Infrastructure-capacity challenges due to growing populations, increasing urbanization and ageing existing assets are widespread. The assessment of remaining life of existing infrastructure has the potential to improve decision-making on asset management. However, this task is challenging due to the difficulties in modelling of infrastructure behavior. Error-domain model falsification (EDMF) is an easy-to-use model-based structural-identification methodology where field measurements are used to improve knowledge of the real behavior of structures. This methodology accommodates aleatory and systematic uncertainties induced by sources such as modelling assumptions, boundary conditions and numerical computation. Field-measurements, collected during load tests, lead to the identification of bridge characteristics such as geometric and material properties as well as support conditions. Benefits of structural-identification practice depend upon the methodology chosen but also upon the choice of sensor type and its location. In spite of such obvious importance, sensor types and positions are usually chosen using only qualitative rules of thumb coming from engineering experience. A more rational strategy to design optimal sensor configuration is justified and this is the aim of the study described in this paper. First, two quantitative methodologies for sensor-configuration optimization are compared with the solution designed by engineers using experience only on a full-scale case study in Singapore. The first quantitative sensor-placement methodology selects sensor locations with the largest signal-to-noise ratio in model prediction. The second strategy maximizes the joint entropy of the sensor configuration, using the hierarchical algorithm for sensor-placement. The joint entropy evaluates redundant information between possible sensor locations to select locations delivering the largest information gain when coupled. The performance of sensor configurations is evaluated using two information-gain metrics: information gain and the expected number of candidate models using simulated measurements. The hierarchical algorithm outperforms the strategy based on the maximal signal-to-noise ratio and the sensor configuration chosen empirically without calculation. However, the sensor configuration proposed by the hierarchical algorithm may be non-intuitive for practitioners. Eventually, an adaptive approach, involving engineering judgement and the hierarchical algorithm is proposed to outperform engineering judgement and to avoid non-intuitive sensor configurations proposed by the hierarchical algorithm. Results highlight that information gain metrics combined with quantitative and qualitative strategies for sensor selection and placement lead to a useful tool for asset managers.
Sensor placement Structural identification Hierarchical algorithm Model falsification
This is a preview of subscription content, log in to check access.
This research was conducted at the Future Cities Laboratory at the Singapore-ETH Centre (SEC). The SEC was established as a collaboration between ETH Zurich and National Research Foundation (NRF) Singapore (FI 370074011) under the auspices of the NRF’s Campus for Research Excellence and Technological Enterprise (CREATE) programme. The authors would like to acknowledge the support of the Land Transport Authority of Singapore (LTA) for the case study. Additionally, the authors are thankful to A. Costa, M. Papadopoulou, D. Vernay and M. Proverbio for their valuable input.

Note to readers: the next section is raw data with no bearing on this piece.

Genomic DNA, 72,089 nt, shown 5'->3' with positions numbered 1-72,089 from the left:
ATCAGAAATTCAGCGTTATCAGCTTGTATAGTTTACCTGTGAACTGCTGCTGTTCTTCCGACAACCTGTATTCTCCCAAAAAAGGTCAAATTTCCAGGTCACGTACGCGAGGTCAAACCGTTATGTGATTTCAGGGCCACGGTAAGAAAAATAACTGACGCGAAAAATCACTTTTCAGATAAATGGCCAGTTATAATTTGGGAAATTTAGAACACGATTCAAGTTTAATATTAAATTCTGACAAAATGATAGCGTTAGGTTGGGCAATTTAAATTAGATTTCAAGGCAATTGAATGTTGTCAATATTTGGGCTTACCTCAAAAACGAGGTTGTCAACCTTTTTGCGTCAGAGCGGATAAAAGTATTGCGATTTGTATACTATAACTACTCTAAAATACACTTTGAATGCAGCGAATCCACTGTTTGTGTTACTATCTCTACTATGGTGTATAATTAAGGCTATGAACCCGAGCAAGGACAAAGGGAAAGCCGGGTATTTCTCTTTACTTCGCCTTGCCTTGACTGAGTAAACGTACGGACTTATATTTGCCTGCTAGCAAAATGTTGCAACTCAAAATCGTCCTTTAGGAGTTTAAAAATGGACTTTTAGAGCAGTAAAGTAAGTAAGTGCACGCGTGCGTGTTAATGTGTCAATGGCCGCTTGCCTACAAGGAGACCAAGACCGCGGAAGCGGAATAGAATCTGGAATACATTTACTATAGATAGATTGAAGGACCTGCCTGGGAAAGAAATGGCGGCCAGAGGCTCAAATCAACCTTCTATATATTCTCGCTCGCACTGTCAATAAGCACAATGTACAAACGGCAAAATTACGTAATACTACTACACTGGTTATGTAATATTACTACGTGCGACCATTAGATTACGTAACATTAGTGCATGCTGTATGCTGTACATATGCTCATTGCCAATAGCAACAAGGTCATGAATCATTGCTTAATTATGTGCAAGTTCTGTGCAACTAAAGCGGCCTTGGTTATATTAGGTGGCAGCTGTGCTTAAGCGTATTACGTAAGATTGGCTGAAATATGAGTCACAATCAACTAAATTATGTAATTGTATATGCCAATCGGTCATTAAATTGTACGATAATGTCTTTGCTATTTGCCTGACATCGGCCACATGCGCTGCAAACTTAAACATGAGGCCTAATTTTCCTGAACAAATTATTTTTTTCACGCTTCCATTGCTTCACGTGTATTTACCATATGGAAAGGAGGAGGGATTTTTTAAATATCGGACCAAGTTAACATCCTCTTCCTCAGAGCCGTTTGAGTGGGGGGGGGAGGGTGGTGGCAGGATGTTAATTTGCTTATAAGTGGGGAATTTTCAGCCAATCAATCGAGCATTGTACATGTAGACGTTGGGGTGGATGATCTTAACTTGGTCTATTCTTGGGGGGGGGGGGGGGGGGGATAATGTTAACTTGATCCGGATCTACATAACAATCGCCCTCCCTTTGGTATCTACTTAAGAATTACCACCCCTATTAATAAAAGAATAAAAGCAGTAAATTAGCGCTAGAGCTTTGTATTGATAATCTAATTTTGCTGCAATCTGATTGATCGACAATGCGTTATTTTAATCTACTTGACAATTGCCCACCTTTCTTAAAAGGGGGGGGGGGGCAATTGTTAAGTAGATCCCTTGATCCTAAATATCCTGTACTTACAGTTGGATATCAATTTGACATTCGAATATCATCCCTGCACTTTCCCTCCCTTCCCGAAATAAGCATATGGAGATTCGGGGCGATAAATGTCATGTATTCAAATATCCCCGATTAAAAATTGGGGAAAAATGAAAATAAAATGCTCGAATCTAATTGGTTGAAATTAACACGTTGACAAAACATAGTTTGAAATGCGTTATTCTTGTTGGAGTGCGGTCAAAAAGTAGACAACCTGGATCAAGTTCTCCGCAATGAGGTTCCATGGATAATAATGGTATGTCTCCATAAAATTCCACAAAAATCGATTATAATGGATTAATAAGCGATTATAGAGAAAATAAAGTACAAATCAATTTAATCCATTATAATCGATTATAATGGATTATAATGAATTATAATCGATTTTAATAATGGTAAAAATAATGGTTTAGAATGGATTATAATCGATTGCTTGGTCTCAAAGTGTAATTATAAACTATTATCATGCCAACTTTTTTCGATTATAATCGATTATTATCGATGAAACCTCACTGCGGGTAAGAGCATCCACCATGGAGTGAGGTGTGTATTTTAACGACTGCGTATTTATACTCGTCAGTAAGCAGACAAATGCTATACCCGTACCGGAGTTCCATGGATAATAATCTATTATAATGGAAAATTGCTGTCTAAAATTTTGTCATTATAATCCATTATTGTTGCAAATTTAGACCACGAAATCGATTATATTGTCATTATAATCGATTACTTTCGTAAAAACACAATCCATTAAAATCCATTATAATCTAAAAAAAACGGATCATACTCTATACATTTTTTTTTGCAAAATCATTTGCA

Beck, J.L., Au, S.-K.: Bayesian updating of structural models and reliability using Markov chain Monte Carlo simulation. J. Eng. Mech. 128, 380–391 (2002)CrossRefGoogle Scholar
Beck, J.L., Katafygiotis, L.S.: Updating models and their uncertainties. I: Bayesian statistical framework. J. Eng. Mech. 124, 455–461 (1998)CrossRefGoogle Scholar
Bertola, N.J., Papadopoulou, M., Vernay, D.G., Smith, I.F.C.: Optimal multi-type sensor placement for structural identification by static-load testing. Sensors 17, 2904 (2017)CrossRefGoogle Scholar
Catbas, F., Kijewski-Correa, T., Lynn, T., Aktan, A.: Structural Identification of Constructed Systems. American Society of Civil Engineers, Reston (2013)CrossRefGoogle Scholar
Goulet, J.-A., Smith, I.F.C.: Structural identification with systematic errors and unknown uncertainty dependencies. Comput. Struct. 128, 251–258 (2013)CrossRefGoogle Scholar
Goulet, J.-A., Smith, I.F.C.: Performance-driven measurement system design for structural identification. J. Comput. Civ. Eng. 27, 427–436 (2012)CrossRefGoogle Scholar
Heredia-Zavoni, E., Esteva, L.: Optimal instrumentation of uncertain structural systems subject to earthquake ground motions. Earthq. Eng. Struct. Dyn. 27, 343–362 (1998)CrossRefGoogle Scholar
Kammer, D.C.: Sensor set expansion for modal vibration testing. Mech. Syst. Sig. Process. 19, 700–713 (2005)CrossRefGoogle Scholar
Katafygiotis, L.S., Beck, J.L.: Updating models and their uncertainties. II: model identifiability. J. Eng. Mech. 124, 463–467 (1998)CrossRefGoogle Scholar
Kripakaran, P., Smith, I.F.C.: Configuring and enhancing measurement systems for damage identification. Adv. Eng. Inform. 23, 424–432 (2009)CrossRefGoogle Scholar
Moser, G., Paal, S.G., Smith, I.F.C.: Measurement system design for leak detection in hydraulic pressurized networks. Struct. Infrastruct. Eng. 13, 918–928 (2017)CrossRefGoogle Scholar
Moser, G., Paal, S.G., Smith, I.F.C.: Performance comparison of reduced models for leak detection in water distribution networks. Adv. Eng. Inform. 29, 714–726 (2015)CrossRefGoogle Scholar
Mottershead, J.E., Friswell, M.I.: Model updating in structural dynamics: a survey. J. Sound Vib. 167, 347–375 (1993)CrossRefGoogle Scholar
Mottershead, J.E., Link, M., Friswell, M.I.: The sensitivity method in finite element model updating: a tutorial. Mech. Syst. Sig. Process. 25, 2275–2296 (2011)CrossRefGoogle Scholar